Not all hotel REITs are the same. Some focus on large-scale resort properties while others focus on business travel and group meetings. Others, like RLJ Lodging Trust (NYSE: RLJ), focus on upscale but smaller hotels offering a nice combination of leisure and business travel. In this article, we'll take a closer look at RLJ Lodging Trust's portfolio, recent developments, and how the stock has performed for investors.
RLJ Lodging Trust company profile
As its name implies, RLJ Lodging Trust is a real estate investment trust, or REIT, that specializes in hotel properties.
RLJ Lodging Trust owns a portfolio of 101 hotel properties located in 23 states and Washington, D.C., with a total of 22,400 rooms. In addition the company has joint ventures in two other hotel properties, owning 50% of each. RLJ focuses on premium-quality but rooms-focused hotels. In other words, these hotels are upscale in nature but generate the bulk of their revenue from room rentals, as opposed to food and beverage outlets or from renting conference space.
Most of the properties are in or near major urban areas. Just to name a few, the company has several hotels in each of the San Francisco, D.C., Denver, and Chicago markets. And, RLJ's hotels are operated under some of the most recognizable brands in the industry. Embassy Suites (the most prevalent), Courtyard and Residence Inn by Marriott (NASDAQ: MAR), Hilton Garden Inn (NYSE: HLT), and Homewood Suites by Hilton are just a few of the brands you'll find in RLJ Lodging Trust's portfolio.
As far as the types of hotels in the portfolio, RLJ breaks them down into three categories:
- Compact full-service: Hotels with fewer than 300 rooms and less than 12,000 square feet of meeting space or more than 300 rooms where most revenue is generated from room rent.
- Focused-service: Hotels where operations focus on the rooms themselves instead of adjacent operations like food and beverage. As an example, focused-service hotels often don't offer room service, and many don't have any meeting space at all.
- Full-service: This refers to any hotel that isn't in the first two categories -- think larger-scale hotels or those with multiple food and beverage outlets and/or lots of meeting space.
For a little more color, 55% of the portfolio is classified as compact full-service hotels, 42% of the portfolio is classified as focused service, and the other 3% is made up of full-service hotels. 41% are operated under Hilton brands, 36% are Marriott-branded, and the rest of the portfolio uses Hyatt (NYSE: H) and other major lodging brand names. Roughly 50% of the portfolio (by revenue) is made up of suites, which tend to be more resilient during tough times, and about 35% of the portfolio is located in "drive-to" markets.
RLJ Lodging Trust news
By far, the most significant news item that has affected RLJ Lodging Trust (as well as the hotel industry as a whole) has been the COVID-19 pandemic. When the pandemic started, many hotels decided to suspend operations entirely, and many that were open for business saw occupancy rates plunge into the single digits. And RLJ Lodging Trust was no exception. When the pandemic hit, the company suspended operations at 57 of its hotels – more than half of the portfolio.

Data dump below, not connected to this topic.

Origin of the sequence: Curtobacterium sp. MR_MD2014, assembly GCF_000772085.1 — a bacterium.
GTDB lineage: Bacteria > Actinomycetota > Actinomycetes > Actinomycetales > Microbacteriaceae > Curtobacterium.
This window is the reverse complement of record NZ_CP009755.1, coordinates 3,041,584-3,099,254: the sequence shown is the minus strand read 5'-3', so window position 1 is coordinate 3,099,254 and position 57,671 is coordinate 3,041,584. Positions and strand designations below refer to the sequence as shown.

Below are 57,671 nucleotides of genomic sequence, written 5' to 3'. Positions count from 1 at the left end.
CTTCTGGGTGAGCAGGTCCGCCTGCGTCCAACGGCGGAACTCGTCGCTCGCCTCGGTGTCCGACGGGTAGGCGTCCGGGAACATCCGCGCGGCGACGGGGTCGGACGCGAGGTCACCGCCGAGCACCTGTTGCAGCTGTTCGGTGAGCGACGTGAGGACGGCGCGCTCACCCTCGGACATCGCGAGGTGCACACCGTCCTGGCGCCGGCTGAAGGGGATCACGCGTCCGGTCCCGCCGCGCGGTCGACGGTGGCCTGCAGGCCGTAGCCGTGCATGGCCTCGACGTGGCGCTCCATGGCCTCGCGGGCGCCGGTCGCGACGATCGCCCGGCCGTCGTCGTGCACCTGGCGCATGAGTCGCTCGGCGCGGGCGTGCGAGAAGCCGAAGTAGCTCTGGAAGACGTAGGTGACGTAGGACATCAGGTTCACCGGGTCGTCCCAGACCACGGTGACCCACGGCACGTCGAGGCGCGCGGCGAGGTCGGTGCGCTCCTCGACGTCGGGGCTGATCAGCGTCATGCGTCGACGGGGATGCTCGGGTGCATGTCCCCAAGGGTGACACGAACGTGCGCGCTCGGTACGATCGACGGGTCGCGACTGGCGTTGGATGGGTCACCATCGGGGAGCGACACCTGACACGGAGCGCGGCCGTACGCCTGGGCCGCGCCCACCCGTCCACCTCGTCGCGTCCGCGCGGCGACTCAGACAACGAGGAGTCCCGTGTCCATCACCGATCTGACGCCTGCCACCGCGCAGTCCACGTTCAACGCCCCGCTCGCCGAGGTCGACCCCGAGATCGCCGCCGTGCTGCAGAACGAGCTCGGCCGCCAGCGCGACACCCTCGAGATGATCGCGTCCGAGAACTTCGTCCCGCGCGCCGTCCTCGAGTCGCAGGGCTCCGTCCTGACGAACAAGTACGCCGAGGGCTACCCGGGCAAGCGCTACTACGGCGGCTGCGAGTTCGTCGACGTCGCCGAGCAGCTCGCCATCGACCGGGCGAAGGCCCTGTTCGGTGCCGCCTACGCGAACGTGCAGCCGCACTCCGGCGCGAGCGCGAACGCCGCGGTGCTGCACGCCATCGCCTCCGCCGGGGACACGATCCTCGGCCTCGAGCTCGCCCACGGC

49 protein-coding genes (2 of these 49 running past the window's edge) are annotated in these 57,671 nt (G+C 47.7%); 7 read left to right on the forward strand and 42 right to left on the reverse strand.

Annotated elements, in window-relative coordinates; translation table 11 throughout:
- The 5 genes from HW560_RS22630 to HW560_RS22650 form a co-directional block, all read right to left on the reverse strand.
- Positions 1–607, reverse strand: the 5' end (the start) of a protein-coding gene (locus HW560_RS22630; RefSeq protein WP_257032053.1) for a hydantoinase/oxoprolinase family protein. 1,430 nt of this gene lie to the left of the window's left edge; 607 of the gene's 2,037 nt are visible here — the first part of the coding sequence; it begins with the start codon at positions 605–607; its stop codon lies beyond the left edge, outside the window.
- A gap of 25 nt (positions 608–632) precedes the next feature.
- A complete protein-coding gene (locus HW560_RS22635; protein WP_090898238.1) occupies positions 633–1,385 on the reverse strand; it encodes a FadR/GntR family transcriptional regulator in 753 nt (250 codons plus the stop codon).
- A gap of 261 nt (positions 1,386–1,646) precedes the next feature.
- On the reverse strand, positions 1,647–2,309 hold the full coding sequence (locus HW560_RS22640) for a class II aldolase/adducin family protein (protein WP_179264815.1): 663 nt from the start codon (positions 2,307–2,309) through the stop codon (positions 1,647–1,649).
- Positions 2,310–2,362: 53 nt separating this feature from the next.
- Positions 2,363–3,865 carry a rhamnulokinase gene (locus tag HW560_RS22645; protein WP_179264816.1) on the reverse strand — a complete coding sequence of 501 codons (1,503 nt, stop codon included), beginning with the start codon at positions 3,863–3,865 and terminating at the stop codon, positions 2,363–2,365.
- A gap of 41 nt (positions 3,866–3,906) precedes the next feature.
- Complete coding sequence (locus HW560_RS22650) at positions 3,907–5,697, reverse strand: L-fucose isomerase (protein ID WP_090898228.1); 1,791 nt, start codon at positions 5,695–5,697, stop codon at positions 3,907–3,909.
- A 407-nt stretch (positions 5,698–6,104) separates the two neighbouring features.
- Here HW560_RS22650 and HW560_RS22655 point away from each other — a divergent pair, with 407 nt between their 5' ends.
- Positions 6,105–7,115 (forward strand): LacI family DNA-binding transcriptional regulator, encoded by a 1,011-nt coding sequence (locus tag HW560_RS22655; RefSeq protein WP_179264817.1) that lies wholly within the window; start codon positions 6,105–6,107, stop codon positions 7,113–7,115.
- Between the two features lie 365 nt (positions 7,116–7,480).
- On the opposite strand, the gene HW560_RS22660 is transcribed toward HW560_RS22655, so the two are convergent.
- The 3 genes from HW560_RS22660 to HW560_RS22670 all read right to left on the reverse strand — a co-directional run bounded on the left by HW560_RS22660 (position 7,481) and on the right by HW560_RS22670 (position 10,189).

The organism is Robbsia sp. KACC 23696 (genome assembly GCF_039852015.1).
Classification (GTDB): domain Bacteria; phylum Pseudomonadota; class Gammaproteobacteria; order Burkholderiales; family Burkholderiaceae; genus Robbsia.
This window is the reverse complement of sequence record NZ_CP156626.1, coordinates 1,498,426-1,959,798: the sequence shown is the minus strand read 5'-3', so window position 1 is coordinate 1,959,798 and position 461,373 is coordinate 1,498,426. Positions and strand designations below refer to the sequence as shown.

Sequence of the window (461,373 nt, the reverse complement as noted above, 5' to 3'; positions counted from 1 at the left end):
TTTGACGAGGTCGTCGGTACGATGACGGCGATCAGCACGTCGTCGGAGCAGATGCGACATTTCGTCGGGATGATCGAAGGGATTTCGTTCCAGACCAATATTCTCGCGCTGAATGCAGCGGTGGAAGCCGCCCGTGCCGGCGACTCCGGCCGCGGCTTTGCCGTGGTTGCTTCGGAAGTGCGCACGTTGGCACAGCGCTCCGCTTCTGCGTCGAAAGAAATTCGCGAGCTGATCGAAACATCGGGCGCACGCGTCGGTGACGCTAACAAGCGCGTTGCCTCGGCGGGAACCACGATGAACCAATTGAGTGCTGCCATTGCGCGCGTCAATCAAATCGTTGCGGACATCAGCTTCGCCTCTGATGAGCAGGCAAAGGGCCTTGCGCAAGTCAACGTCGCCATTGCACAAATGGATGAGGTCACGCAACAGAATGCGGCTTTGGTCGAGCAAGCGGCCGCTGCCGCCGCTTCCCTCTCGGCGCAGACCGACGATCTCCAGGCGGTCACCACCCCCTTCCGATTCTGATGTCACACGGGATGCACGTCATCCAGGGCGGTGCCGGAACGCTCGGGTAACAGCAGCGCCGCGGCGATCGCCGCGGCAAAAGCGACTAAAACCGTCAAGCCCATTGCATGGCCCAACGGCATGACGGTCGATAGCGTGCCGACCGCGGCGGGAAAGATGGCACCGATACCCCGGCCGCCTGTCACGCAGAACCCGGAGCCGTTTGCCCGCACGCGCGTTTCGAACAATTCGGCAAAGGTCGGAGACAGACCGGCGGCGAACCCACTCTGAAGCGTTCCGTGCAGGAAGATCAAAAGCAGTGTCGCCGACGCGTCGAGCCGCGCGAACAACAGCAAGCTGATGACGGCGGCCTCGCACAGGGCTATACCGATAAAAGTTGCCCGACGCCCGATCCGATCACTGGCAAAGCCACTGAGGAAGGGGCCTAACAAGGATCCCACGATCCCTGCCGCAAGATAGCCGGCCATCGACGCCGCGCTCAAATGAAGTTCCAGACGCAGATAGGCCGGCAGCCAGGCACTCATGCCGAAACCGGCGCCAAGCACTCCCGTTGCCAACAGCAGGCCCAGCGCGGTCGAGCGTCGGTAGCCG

By March 2021, 97 of the company's 101 hotel properties were open for business, with only a few of its full-service hotels in urban markets remaining closed. The open hotels achieved 37.5% occupancy in the fourth quarter of 2020 -- certainly not what we would expect to see in a normal year, but this was actually quite strong compared to some of RLJ's peers (especially those with convention and business-focused hotels). Plus, by mid-February of 2021, RLJ's open hotels were approaching 50% occupancy, showing the clear benefits of the impressive U.S. vaccine rollout.
While the recent numbers are certainly promising, it's important to realize that RLJ isn't profitable at this time and will likely continue to lose money until travel returns to closer to normal levels. The company ended 2020 with a monthly cash burn rate of $23.6 million -- much better than toward the beginning of the pandemic, but still not in the green. With about $1.1 billion in total liquidity (including $900 million in unrestricted cash), the company should be able to make it through the tough times just fine, so there's no reason for investors to be too worried about the cash burn, as long as it continues to trend in the right direction.
RLJ Lodging Trust stock price
RLJ Lodging Trust went public in May 2011 at a price of $18 per share. With a current share price of about $15, it might not sound like it has been a great investment. After all, this translates to a decline of roughly 14% after nearly a decade, while the S&P 500 has more than tripled during that time.
However, there are a few things to keep in mind. For one thing, it isn't quite as bad as it seems because these performance numbers don't take dividends into account. RLJ Lodging Trust has historically been a very good income stock. Prior to the COVID-19 pandemic, the quarterly payment of $0.33 per share translated to a yield of more than 7% heading into 2020. But even including dividends, the stock's overall return since its IPO is just 36%.
It's also worth noting that the hotel REIT subsector in general hasn't exactly been a great performer over the past decade. Since RLJ Lodging Trust's IPO, the Dow Jones U.S. Hotel & Lodging REIT Index has fallen by about 10%, so it's fair to say that while RLJ Lodging has likely been a disappointing investment for shareholders, its performance has been on par with its peers.
With that in mind, here's a look at RLJ Lodging Trust's performance over certain time intervals and how it compares to the S&P 500: